Assembly Speaker Robin Vos takes ride in back of ambulance to show why more money’s needed for roads

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MADISON — Wisconsin state Assembly Speaker Robin Vos took a ride in the back of an ambulance in a video to make the case for why more funding needs to be spent on roads, although fellow Republicans say it would be a waste of money.

The GOP infighting played out in a public relations battle one day ahead of the Assembly Transportation committee's Tuesday hearing on the state Transportation Department's proposed 2017-19 budget. Gov. Scott Walker's plan slashes spending on major projects, including highway work in Milwaukee and Racine counties, to plug a $1 billion budget shortfall.

Assembly Speaker Robin Vos takes ambulance ride

"Look at this! Holy cow! I can`t even imagine what it would be like to be sitting in there," Vos said, pointing to the stretcher in the video.

The video released Monday, December 5th shows Vos bouncing along while lying down in a stretcher in the back of Burlington Rescue Squad ambulance. Vos said he rode in the back of the ambulance at the request of his cousin, an EMS worker in Burlington. He said bad roads impact patient care.

Assembly Speaker Robin Vos takes ambulance ride

The Wisconsin EMS Association said the video is "an example of what local EMS are dealing with throughout the state."

Vos is among a group of Assembly Republican leaders arguing that increasing the gas tax should be considered along with other options, like toll roads and higher vehicle registration fees.


Two GOP senators on Monday spoke out against raising the gas tax, saying they will never support such a plan.

Sens. Duey Stroebel and Chris Kapenga said there are other ways to save money, such as a controversial repeal of the state's prevailing wage law. The law sets minimum pay for government-related construction work.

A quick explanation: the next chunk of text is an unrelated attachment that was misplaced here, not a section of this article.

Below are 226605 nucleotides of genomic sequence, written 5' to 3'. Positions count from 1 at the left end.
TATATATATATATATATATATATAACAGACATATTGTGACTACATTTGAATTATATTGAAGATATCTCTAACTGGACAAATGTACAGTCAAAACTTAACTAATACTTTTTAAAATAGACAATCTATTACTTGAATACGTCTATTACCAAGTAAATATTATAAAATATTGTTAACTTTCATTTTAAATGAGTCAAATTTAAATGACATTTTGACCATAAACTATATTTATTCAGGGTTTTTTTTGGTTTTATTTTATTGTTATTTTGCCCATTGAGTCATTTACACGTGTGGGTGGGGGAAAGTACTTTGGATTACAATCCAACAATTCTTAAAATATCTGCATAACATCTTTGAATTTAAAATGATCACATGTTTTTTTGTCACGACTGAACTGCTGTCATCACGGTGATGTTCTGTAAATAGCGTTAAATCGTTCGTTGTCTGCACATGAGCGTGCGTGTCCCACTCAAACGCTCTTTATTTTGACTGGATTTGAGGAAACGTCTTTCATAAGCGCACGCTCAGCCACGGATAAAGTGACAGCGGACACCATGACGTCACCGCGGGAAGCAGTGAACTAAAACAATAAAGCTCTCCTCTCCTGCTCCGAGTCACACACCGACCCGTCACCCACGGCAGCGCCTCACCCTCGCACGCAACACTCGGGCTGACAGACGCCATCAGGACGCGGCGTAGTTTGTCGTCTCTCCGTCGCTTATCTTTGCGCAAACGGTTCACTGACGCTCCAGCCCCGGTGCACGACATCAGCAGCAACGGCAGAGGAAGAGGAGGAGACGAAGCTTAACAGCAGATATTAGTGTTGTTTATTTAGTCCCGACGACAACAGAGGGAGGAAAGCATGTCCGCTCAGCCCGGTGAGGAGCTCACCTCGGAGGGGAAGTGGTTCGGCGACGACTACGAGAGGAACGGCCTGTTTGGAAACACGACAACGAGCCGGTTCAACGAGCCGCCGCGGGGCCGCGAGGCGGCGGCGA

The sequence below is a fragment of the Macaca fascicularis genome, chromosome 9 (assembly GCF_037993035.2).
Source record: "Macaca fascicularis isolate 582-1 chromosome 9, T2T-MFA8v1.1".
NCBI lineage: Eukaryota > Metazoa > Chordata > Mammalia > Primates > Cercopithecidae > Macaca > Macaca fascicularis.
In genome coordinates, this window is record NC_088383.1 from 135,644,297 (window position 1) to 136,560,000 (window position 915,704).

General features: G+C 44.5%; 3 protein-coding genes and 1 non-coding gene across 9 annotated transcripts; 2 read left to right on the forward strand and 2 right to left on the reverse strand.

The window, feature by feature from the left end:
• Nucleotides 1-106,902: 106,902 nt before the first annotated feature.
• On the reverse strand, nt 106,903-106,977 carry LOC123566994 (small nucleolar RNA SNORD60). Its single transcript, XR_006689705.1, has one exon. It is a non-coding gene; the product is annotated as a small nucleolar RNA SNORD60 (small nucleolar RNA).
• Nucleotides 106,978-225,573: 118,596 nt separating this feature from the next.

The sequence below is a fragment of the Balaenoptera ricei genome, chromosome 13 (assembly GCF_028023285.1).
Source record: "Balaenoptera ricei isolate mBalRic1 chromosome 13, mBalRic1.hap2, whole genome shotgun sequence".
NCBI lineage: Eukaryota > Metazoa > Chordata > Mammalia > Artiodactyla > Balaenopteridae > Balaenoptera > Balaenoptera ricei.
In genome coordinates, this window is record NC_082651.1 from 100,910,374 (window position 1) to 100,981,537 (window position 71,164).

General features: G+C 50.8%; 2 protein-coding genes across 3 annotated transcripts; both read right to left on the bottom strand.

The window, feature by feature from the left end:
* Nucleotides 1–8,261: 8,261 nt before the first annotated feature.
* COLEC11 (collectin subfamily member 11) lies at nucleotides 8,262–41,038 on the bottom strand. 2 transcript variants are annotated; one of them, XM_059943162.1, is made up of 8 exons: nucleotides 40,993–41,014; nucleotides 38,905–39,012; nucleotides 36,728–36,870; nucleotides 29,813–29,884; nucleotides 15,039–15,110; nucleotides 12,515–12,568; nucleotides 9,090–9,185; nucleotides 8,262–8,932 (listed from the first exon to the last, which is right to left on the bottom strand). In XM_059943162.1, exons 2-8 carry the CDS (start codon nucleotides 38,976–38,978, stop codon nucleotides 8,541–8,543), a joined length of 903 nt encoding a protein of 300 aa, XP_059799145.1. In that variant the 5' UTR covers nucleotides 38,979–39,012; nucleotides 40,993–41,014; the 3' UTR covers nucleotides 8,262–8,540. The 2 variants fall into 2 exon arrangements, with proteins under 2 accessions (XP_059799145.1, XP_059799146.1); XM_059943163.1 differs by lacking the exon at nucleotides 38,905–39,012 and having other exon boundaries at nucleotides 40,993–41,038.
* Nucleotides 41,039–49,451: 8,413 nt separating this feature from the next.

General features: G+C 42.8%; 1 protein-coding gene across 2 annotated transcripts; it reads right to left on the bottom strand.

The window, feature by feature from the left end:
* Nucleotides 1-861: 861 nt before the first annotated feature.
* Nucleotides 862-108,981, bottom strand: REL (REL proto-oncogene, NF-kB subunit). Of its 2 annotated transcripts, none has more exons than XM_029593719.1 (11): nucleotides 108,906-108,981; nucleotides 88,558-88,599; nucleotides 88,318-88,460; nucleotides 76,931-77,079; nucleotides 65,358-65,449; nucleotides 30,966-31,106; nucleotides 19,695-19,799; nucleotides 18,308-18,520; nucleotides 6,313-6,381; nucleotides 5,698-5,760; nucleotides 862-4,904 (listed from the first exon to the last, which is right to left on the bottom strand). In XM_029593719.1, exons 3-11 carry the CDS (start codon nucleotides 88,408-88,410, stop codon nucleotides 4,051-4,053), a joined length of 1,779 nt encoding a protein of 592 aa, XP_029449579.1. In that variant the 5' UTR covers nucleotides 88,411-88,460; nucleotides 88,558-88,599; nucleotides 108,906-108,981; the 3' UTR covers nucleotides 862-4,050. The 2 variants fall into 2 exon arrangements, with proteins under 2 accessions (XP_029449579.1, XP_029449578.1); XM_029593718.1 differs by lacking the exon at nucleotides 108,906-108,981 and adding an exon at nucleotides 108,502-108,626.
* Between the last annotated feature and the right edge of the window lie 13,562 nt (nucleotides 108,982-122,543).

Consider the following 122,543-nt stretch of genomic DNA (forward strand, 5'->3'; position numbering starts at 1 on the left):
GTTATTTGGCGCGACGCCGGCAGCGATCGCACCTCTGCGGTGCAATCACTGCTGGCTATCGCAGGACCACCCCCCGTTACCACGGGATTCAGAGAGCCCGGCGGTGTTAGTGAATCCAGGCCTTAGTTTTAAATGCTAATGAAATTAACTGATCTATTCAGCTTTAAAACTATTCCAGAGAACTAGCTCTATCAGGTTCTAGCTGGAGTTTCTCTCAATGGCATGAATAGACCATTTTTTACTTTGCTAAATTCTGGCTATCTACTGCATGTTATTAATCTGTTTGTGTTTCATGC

Duey Stroebel

Duey Stroebel

Stroebel said he was unimpressed by the Vos ambulance video.

"I think that Wisconsin residents are smarter than that. They will take a more holistic look at our transportation system and the factors that are involved in it, and not just look at, somebody`s riding in an ambulance," Stroebel said.

The senators released a memo from the non-partisan Legislative Fiscal Bureau that showed, if the state built every project on its wish list, the gas tax would need to increase by 28 cents a gallon.

Vos called it "fear mongering" and said no one is suggesting that kind of tax hike.

Scott Walker

Scott Walker

Walker said voters will be surprised if Republicans who control the state Assembly propose raising taxes at all for Wisconsin roads.

Walker on Monday said Republicans were put into power in 2010 on the promise to lower taxes and "we cannot now, after six years in charge, turn our backs on the people who placed their trust in us."

The senators endorsed Walker's transportation plan, which includes $500 million in borrowing for road projects. It also delays major projects including Interstate 41 north of the Zoo Interchange in Milwaukee County and the long-stalled Interstate 94 project in Racine County.